Researchers at Wageningen University & Research argue for a radical change in our diet and food production in order to improve our climate and health. Their vision shows large similarities with the report ‘Wat ligt er op ons bord?’ (‘What do we have on our plates?’) presented today by the RIVM – the Dutch National Institute for Public Health and the Environment.
<illustration: Geert-Jan Bruins>
With this report, the RIVM anticipates the Food Top that will take place this Thursday in The Hague, during which the government and industry will discuss a new integral food policy. In the report, the RIVM pleads for an approach in which the sustainability, health and safety of our food are considered and can strengthen one-another. The government should take on an active role and make sure that the Dutch eat less on average and develop a diet with less animal products, soda, and alcohol. Per the RIVM, such a diet will ascertain a decrease in chronic illnesses and a lower environmental impact.
Circular agricultural sector
WUR researchers argue for the same change. Our food production will need to change radically if we want to meet the goals set pertaining the climate and health; that was the message we were given during two societal debates at WUR in early January. During the Agro-debate in Spijkenisse, WUR economist Hans van Meijl argued for a climate neutral and circular agricultural sector. To be able to feed everyone in the future in a sustainable world with a limited rise in temperature, we should stop deforestation, stop food waste, eat less meat in the richer countries and work on a high agricultural productivity per hectare, says Van Meijl.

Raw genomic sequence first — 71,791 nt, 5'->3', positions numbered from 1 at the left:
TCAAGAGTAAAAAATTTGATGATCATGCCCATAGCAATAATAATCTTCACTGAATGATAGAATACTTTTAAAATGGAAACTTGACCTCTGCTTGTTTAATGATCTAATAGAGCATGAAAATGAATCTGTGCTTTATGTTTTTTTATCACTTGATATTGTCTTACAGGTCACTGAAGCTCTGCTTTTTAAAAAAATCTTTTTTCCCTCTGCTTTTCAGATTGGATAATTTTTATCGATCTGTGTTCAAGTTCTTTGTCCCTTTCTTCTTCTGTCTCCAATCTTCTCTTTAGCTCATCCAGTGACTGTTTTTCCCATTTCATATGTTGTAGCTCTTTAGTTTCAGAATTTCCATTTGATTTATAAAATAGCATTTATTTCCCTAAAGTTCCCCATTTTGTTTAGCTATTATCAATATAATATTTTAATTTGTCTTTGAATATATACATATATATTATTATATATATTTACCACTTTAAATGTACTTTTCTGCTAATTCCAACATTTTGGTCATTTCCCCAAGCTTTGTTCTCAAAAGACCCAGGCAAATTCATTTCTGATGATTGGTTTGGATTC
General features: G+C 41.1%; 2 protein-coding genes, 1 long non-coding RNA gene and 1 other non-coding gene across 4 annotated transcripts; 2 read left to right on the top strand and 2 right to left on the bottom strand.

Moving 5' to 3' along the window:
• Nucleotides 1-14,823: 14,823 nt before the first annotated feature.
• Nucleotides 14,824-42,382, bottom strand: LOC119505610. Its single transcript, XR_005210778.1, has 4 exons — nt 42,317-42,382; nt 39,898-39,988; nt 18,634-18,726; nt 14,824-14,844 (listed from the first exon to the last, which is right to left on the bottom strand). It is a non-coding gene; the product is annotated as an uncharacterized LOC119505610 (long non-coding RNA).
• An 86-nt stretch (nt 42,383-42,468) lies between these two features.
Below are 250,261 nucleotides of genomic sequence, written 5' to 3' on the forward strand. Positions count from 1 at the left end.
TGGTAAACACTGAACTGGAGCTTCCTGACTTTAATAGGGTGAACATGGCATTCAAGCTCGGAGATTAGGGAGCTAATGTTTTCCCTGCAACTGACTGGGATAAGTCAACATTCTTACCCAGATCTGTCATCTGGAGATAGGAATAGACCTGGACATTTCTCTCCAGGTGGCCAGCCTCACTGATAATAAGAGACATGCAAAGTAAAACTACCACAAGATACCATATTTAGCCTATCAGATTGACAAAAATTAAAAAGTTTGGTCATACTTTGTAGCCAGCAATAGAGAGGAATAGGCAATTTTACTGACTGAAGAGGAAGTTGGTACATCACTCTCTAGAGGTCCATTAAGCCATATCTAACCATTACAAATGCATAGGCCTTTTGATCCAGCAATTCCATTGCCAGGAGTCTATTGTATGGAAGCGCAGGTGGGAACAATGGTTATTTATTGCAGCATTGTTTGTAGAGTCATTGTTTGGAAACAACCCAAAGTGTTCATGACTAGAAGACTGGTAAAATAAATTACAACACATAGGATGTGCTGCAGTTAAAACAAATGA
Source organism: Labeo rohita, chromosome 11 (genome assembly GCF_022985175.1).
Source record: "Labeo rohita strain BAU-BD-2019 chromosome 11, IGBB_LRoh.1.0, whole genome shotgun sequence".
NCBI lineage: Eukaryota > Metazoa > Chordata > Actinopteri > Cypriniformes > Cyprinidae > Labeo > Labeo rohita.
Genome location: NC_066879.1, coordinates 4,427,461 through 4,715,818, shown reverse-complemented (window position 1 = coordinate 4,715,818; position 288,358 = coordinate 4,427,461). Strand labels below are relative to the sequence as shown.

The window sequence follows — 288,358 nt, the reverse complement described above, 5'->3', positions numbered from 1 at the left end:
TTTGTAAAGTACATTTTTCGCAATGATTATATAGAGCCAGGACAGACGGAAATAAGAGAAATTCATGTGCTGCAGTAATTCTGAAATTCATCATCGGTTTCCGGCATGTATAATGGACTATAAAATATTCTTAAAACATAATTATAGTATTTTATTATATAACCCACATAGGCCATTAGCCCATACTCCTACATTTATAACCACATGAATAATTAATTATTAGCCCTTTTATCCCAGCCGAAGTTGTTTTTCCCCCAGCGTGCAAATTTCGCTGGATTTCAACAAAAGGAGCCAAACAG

Martin Scholten, Managing Director of the Animal Sciences Group, in turn argued for a radical change towards climate neutral food production. At the New Year café hosted jointly by WUR and the consultancy bureau Schuttelaar & Partners in The Hague, he stated that we should aim for food production in closed cycles, in which we produce better food in a more efficient way and fully use manure as a valuable green resource.
With their statements, Van Meijl and Scholten have acted pre-emptively upon the integral food policy that will be presented by four ministries at the Food Top on Thursday. It is clear that according to them, such a food strategy should be about much more than just agriculture and economy. The melting ice caps and the obesity epidemic should also have an influence on our diet.
Read the full article: ‘Case for radical change in agriculture sector’